Aquatic environments videos

1 09 2015

While developing and revising “ENVS 3450 – Aquatic Environments”, I’ve been discovering quite a few good aquatic environments videos, animated GIF files & interactive pages.  Inspired by Meghan Duffy’s Dynamic Ecology post on videos for teaching, I thought I’d compile a list of useful aquatic environments videos and share those here. Many thanks to Dr. Andrea Kirkwood who passed along great links!

The videos must illustrate an important scientific concept related to aquatic environments, and be useful for undergraduate and graduate classes. Beautiful photography and compelling storytelling also helps!

I’ve added another important criteria which is overlooked too often. The videos must be accessible through the use of subtitles and captions, published scripts or other visual cues within the video itself. This symbol (cc) indicates high quality captioning / subtitling already included in the video.

The list is far from complete. If you see missing videos or gaps below, please do let me know in the comments or send me a message via Twitter / email. I will continue updating this list. [New links will have a date next to them.]

Now, the videos and animated GIFs, loosely organized by category:

Water Science (physics, chemistry)

The Water Cycle

 

Limnology & oceanography (science & conservation)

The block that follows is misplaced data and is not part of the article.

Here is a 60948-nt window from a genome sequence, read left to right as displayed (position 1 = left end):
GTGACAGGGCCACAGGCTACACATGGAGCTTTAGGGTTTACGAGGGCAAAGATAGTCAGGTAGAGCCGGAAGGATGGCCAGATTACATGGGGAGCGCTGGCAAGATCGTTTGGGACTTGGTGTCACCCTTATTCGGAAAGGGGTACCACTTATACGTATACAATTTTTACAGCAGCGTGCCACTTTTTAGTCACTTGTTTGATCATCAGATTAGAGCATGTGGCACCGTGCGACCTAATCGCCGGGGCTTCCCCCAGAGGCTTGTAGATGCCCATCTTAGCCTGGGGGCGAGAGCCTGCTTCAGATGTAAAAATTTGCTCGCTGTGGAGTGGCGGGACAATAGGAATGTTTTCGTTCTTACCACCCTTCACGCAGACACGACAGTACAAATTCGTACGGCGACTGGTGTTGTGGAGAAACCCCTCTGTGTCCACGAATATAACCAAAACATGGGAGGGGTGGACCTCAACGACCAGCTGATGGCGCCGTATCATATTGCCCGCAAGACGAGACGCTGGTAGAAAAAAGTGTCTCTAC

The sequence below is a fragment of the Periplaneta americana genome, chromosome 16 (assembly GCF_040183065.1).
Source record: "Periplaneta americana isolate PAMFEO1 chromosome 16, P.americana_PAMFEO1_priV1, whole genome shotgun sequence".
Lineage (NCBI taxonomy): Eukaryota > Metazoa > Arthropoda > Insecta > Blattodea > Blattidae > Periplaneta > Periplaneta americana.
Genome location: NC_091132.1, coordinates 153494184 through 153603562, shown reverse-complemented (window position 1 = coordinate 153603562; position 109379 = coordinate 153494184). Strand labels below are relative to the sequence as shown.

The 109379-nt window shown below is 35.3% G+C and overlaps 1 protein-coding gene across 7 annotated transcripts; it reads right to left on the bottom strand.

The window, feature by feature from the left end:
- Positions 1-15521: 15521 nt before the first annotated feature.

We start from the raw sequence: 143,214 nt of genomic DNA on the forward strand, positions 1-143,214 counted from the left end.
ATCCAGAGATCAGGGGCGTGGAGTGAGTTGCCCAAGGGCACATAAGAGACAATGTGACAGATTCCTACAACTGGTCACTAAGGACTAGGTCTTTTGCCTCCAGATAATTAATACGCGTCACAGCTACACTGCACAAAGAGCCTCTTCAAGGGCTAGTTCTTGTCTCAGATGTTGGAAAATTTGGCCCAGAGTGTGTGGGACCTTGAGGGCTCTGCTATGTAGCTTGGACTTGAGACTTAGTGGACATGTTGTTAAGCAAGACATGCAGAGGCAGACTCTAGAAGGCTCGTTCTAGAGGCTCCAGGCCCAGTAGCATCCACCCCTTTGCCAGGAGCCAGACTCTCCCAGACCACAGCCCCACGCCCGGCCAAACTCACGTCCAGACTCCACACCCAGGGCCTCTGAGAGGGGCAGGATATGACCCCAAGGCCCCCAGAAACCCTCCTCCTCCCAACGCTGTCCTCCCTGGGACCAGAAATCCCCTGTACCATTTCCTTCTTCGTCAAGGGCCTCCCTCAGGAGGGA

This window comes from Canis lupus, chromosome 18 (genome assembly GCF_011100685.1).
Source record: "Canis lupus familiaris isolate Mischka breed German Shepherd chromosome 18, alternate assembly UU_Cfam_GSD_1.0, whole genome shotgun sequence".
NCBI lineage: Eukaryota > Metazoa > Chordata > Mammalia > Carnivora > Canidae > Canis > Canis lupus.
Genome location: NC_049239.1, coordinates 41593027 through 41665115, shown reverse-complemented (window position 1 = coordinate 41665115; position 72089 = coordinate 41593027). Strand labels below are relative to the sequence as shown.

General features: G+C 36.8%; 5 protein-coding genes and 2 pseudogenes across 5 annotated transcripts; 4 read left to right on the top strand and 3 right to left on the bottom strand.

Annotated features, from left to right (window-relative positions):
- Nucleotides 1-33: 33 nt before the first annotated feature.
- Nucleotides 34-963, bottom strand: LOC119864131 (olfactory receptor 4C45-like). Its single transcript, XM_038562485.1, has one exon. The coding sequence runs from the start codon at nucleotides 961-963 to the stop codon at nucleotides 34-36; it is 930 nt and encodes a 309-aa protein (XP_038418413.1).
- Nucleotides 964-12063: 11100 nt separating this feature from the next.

Lakes & other aquatic habitats of the world

Plankton & microscopic organisms

Macroalgae (seaweed)

(compiling…)

Macrophytes (aquatic plants)

Coral

Invertebrates

Fish

Mammals

Birds

(compiling…)

How humans use & impact upon aquatic resources

Fisheries & overfishing:

Contaminants

Ecosystem impacts & manipulation

Series & Collections

Do you know of any other aquatic environment videos and animated GIFs which should be included in this list?





Great Lakes, Great Stakes! Part 1. The rise and fall of fish species.

10 05 2011

Are the Great Lakes important? Should people outside of the region care about our Great Lakes?  The Institutes for Journalism and Natural Resources (IJNR) think so.

Last week, a group of American and Canadian journalists travelled around Lake Ontario on an IJNR fellowship.  Travelling on a bus rented from a Montreal hockey team, they started their journey canoeing down the Don River in Toronto. After the canoe trip, they continued along their route, stopping at various sites to meet experts and learn about environmental issues affecting Lake Ontario.

Frank Allen of IJNR invited me to join them halfway through their trip.  I met the journalists in Sackets Harbor in New York and spent a lovely evening talking about science communication and the journalist perspective.  The next day, inspired and energized by the discussions from the night before, I joined several journalists on a charter fishing boat captained by “Megabite”.  The goal for the day was to land some trout, but the heavens opened early.

IJNR Fellows fishing in the rain

IJNR Fellows fishing in the rain

Despite the downpour, it was a good trip. We went to a deep trench in Lake Ontario by an island where trout and salmon congregate at their preferred cold temperatures and caught many fish.  And throughout the day we talked extensively about the science and economics of the introduced fish.

IJNR fellows interviewing Captain "Megabite"

IJNR fellows interviewing Captain "Megabite"

Most trout and all salmon in Lake Ontario are not native. They have been stocked by state and provincial governments for several decades.  They are the cornerstone of a thriving multi-million dollar sportfish and recreational fishing industry around the lake.